D-Blog Week: Admiring our Differences (From Abby)
Abby's take on D-Blog Week:
I’m selfish. I’ll admit it. I’m 23 years-old, have never lived on my own (with the exception of sharing a house with 4 other girls – but I didn’t pay rent or utilities or even my own car insurance), and for the most part I have survived in this AbbyBubble my whole life. This past year has opened my eyes a little, though, to a LOT of the world around me. Especially when it comes to the perspectives of others with diabetes in their lives.
The blog type that has opened my eyes the most are the ones from parents of kids with type 1 diabetes. I was a kid with type 1, and I have absolutely no idea how my mom dealt with that. Reading some of the blogs of people who are currently raising tiny humans with diabetes is astonishing. I have no idea how you guys do it, and I really plan on never finding out if I can help it (yes, I have The Thought and I’m not having kids for a verrrrrry long time). The blog that I read most often is Reyna’s, probably because I babysat for her a few times back in my SMC years. I remember how fun those kids were, but let me tell you, by the time Reyna and Dave came back, I was tired. Seriously how do you do that 24/7 AND manage Joe’s diabetes? I don’t get it at all. Mad respect, yo.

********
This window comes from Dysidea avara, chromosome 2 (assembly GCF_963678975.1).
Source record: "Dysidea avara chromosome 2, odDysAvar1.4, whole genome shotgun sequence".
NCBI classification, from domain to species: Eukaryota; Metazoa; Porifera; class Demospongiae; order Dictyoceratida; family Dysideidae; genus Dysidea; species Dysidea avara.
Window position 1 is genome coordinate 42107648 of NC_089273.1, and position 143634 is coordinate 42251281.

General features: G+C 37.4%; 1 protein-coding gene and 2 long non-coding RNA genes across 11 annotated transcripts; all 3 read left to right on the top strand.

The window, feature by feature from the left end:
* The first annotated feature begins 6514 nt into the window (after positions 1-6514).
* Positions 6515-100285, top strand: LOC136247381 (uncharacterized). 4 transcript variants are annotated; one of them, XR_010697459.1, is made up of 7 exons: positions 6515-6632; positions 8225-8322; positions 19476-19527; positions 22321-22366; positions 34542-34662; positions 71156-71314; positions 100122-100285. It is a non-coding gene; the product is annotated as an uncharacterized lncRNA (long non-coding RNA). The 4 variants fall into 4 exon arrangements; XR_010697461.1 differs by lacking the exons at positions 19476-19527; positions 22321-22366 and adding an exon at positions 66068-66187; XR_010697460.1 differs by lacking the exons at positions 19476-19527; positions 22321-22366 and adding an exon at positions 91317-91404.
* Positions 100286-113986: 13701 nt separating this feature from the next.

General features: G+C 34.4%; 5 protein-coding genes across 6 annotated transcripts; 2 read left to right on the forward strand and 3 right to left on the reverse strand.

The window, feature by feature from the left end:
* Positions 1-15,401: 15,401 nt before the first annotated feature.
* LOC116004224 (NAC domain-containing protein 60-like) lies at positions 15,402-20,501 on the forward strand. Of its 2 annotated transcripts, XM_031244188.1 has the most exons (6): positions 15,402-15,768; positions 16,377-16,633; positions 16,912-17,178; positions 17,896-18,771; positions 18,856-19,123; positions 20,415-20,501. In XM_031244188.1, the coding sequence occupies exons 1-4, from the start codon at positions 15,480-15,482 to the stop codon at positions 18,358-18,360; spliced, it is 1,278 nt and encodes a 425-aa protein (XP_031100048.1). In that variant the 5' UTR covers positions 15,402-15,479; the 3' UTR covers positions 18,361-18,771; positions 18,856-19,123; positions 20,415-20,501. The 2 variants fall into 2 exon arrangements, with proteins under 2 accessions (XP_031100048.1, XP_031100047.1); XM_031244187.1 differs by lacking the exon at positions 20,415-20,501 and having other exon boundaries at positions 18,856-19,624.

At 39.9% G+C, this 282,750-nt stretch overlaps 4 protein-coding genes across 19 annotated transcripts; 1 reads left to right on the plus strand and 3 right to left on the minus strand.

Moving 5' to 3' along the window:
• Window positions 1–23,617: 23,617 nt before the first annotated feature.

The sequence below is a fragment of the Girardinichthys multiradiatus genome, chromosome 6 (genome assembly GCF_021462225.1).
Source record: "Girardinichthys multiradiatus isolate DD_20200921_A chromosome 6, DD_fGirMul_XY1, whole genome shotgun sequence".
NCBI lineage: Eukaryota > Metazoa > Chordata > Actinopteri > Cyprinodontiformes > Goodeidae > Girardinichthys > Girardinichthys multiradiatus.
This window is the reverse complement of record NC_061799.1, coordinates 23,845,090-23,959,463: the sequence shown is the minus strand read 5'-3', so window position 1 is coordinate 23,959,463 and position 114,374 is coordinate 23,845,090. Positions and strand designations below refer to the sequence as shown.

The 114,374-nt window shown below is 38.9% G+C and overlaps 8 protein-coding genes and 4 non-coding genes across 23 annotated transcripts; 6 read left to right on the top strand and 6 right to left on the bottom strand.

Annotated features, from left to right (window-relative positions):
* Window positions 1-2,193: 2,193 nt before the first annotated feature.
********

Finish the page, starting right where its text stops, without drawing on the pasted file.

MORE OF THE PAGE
As much as I want to have kids someday, I’m really deathly afraid of producing another busted pancreas. And I know that type 1 isn’t all that bad, I mean, I’ve had it for thirteen years and I’m still completely awesome, but I’d rather just not take that risk. I also have a few really intense genetic issues in my family which I’m also not looking to pass on (which is a whole different story for a whole different day and probably a whole different blog that doesn’t belong to Kerri).I
have so much admiration for you, the parents of kids with diabetes. I can’t even put it into words. The way you bend over backward to make your children feel as normal as possible is the most selfless lifestyle I could imagine. You all give me hope, that if I do decide to reproduce my mostly superb genes, that there is life after hearing “your child has type 1 diabetes” and a ginormous support group out there just waiting to help.
(This post is part of the Second Annual D-Blog Week. To participate, check out the details on Karen's blog! And thanks, as always, to Karen for organizing such a great advocacy effort.)